Blogging Vacations

Andrew Sullivan is back from vacation and writes,

As for me, it is hard to describe the experience of the long-distance blogger who takes a short rest for a while. A few will know – Mickey, Glenn, and Josh come to mind. Your brain feels like an arm after it’s liberated from resting against a wall for a few minutes. You feel bouncy at first then heavier than ever. And just as you start to feel normal again … it’s back to Typepad we go.

It’s less the constant attempt to think, or to try to think, about everything while it’s still happening all the time, it’s the constant emotional and intellectual exposure to the world. More and more people experience this – Facebook, anyone? – but there’s an intensity to the high-traffic, high-volume, one-person blog (even with the indispensable Chris and Patrick) that takes its toll on the psyche. You lose the space to wander in your own thoughts in silence, without the constant humiliation of time and public error. You lose solitude. If you’re like me, that’s a big loss most of the time.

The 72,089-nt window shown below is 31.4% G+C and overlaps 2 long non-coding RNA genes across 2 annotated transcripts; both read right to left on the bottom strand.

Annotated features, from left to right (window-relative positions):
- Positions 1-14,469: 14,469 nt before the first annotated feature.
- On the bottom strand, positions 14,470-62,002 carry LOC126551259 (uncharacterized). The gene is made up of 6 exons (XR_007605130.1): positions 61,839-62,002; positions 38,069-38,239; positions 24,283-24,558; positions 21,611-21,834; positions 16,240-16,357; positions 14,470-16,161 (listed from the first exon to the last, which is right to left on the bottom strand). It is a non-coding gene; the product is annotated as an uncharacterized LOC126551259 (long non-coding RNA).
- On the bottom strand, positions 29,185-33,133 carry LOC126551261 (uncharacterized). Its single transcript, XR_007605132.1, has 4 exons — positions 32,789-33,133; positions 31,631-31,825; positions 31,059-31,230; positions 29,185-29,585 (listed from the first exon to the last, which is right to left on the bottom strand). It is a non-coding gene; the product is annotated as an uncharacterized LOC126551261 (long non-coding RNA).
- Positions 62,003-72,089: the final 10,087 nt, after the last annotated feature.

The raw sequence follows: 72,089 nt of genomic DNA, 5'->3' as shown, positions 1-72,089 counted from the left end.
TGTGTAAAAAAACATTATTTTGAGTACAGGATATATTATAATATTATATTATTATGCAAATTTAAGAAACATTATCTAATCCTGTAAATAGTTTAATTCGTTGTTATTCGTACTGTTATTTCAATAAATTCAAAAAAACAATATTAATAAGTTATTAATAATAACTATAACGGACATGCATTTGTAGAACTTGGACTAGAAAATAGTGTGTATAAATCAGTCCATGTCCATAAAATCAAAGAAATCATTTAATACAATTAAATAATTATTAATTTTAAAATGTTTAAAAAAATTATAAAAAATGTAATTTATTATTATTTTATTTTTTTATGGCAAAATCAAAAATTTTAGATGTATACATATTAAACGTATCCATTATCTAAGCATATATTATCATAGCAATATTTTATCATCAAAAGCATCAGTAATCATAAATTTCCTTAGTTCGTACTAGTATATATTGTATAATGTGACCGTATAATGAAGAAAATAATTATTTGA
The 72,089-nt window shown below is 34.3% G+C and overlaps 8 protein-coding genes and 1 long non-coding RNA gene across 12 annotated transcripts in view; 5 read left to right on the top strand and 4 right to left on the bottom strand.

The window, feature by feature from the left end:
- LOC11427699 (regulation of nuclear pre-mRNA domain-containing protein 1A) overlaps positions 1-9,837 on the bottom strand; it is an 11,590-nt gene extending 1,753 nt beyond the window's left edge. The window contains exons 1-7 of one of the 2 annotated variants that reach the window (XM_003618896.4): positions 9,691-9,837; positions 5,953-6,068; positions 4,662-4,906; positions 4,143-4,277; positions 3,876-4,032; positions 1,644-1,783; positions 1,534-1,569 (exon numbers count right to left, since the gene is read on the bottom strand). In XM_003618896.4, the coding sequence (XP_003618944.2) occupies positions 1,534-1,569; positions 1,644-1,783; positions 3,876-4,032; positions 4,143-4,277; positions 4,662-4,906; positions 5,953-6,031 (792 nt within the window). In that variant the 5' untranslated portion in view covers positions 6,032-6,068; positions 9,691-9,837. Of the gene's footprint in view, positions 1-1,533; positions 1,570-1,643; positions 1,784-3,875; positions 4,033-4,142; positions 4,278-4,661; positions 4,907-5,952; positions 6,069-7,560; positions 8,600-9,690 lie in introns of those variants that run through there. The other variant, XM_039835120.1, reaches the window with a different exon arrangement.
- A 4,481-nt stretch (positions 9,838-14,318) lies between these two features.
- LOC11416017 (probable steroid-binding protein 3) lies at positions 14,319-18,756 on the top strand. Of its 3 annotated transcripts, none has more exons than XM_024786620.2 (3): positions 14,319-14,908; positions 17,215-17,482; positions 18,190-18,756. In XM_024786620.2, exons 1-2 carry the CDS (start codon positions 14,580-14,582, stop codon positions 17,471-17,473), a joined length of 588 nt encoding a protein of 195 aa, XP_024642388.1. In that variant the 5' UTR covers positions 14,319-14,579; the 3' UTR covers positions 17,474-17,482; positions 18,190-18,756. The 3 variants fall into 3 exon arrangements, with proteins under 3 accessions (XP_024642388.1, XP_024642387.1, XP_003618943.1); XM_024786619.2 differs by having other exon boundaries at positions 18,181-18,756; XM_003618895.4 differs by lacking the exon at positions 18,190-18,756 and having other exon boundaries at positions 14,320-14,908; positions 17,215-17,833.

Having just returned from the longest hiatus since I started this blog in January 2003, I know the feeling.  Until that six day break, I probably hadn’t gone more than two and certainly more than three consecutive days without writing during that span.  I blogged on my honeymoon and on the day my daughter was born.

I am, however, somewhat amused that even during Sully’s well-deserved break, he wrote more posts (or, at least, there were more posts that weren’t signed by someone else) than most bloggers who weren’t on vacation.   Maybe Henley’s got a point.

Photo by Flickr user *Micky under Creative Commons license.

FILED UNDER: General, , , ,
James Joyner
About James Joyner
James Joyner is Professor and Department Head of Security Studies at Marine Corps University's Command and Staff College and a nonresident senior fellow at the Scowcroft Center for Strategy and Security at the Atlantic Council. He's a former Army officer and Desert Storm vet. Views expressed here are his own. Follow James on Twitter @DrJJoyner.